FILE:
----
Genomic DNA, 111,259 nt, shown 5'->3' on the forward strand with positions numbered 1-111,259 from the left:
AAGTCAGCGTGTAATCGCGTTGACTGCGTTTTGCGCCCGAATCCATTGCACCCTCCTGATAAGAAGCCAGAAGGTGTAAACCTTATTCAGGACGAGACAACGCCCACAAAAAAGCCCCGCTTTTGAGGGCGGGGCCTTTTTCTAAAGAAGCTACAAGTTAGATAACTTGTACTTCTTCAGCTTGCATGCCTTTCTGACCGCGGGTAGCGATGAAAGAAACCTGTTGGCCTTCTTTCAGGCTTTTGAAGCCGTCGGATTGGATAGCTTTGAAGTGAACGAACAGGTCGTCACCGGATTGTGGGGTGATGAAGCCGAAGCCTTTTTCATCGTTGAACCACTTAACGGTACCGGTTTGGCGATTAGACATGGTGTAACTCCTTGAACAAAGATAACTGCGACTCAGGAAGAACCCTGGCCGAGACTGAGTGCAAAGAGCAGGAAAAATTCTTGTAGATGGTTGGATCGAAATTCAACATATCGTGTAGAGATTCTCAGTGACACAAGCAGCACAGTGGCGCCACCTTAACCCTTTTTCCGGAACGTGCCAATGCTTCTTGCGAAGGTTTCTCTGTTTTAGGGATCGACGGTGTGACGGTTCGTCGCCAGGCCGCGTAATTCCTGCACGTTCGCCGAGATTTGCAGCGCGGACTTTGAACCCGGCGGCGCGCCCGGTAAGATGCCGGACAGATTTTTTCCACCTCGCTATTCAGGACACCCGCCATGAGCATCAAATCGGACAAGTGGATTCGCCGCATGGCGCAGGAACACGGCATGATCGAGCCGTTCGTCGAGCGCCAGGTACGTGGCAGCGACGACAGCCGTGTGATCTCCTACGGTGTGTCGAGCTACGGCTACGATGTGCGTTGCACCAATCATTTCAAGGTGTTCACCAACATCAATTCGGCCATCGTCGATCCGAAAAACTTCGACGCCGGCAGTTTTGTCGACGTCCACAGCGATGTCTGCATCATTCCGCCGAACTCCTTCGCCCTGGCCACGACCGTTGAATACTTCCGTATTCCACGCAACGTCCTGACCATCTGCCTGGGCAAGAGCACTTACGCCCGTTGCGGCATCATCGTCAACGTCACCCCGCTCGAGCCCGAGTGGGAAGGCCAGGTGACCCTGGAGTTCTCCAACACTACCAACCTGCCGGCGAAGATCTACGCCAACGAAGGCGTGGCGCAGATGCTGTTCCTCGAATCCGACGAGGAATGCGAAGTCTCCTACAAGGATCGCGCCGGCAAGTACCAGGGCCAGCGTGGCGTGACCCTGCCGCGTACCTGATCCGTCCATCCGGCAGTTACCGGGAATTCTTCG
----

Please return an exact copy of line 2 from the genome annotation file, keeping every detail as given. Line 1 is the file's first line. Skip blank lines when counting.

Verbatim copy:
AAGTCAGCGTGTAATCGCGTTGACTGCGTTTTGCGCCCGAATCCATTGCACCCTCCTGATAAGAAGCCAGAAGGTGTAAACCTTATTCAGGACGAGACAACGCCCACAAAAAAGCCCCGCTTTTGAGGGCGGGGCCTTTTTCTAAAGAAGCTACAAGTTAGATAACTTGTACTTCTTCAGCTTGCATGCCTTTCTGACCGCGGGTAGCGATGAAAGAAACCTGTTGGCCTTCTTTCAGGCTTTTGAAGCCGTCGGATTGGATAGCTTTGAAGTGAACGAACAGGTCGTCACCGGATTGTGGGGTGATGAAGCCGAAGCCTTTTTCATCGTTGAACCACTTAACGGTACCGGTTTGGCGATTAGACATGGTGTAACTCCTTGAACAAAGATAACTGCGACTCAGGAAGAACCCTGGCCGAGACTGAGTGCAAAGAGCAGGAAAAATTCTTGTAGATGGTTGGATCGAAATTCAACATATCGTGTAGAGATTCTCAGTGACACAAGCAGCACAGTGGCGCCACCTTAACCCTTTTTCCGGAACGTGCCAATGCTTCTTGCGAAGGTTTCTCTGTTTTAGGGATCGACGGTGTGACGGTTCGTCGCCAGGCCGCGTAATTCCTGCACGTTCGCCGAGATTTGCAGCGCGGACTTTGAACCCGGCGGCGCGCCCGGTAAGATGCCGGACAGATTTTTTCCACCTCGCTATTCAGGACACCCGCCATGAGCATCAAATCGGACAAGTGGATTCGCCGCATGGCGCAGGAACACGGCATGATCGAGCCGTTCGTCGAGCGCCAGGTACGTGGCAGCGACGACAGCCGTGTGATCTCCTACGGTGTGTCGAGCTACGGCTACGATGTGCGTTGCACCAATCATTTCAAGGTGTTCACCAACATCAATTCGGCCATCGTCGATCCGAAAAACTTCGACGCCGGCAGTTTTGTCGACGTCCACAGCGATGTCTGCATCATTCCGCCGAACTCCTTCGCCCTGGCCACGACCGTTGAATACTTCCGTATTCCACGCAACGTCCTGACCATCTGCCTGGGCAAGAGCACTTACGCCCGTTGCGGCATCATCGTCAACGTCACCCCGCTCGAGCCCGAGTGGGAAGGCCAGGTGACCCTGGAGTTCTCCAACACTACCAACCTGCCGGCGAAGATCTACGCCAACGAAGGCGTGGCGCAGATGCTGTTCCTCGAATCCGACGAGGAATGCGAAGTCTCCTACAAGGATCGCGCCGGCAAGTACCAGGGCCAGCGTGGCGTGACCCTGCCGCGTACCTGATCCGTCCATCCGGCAGTTACCGGGAATTCTTCG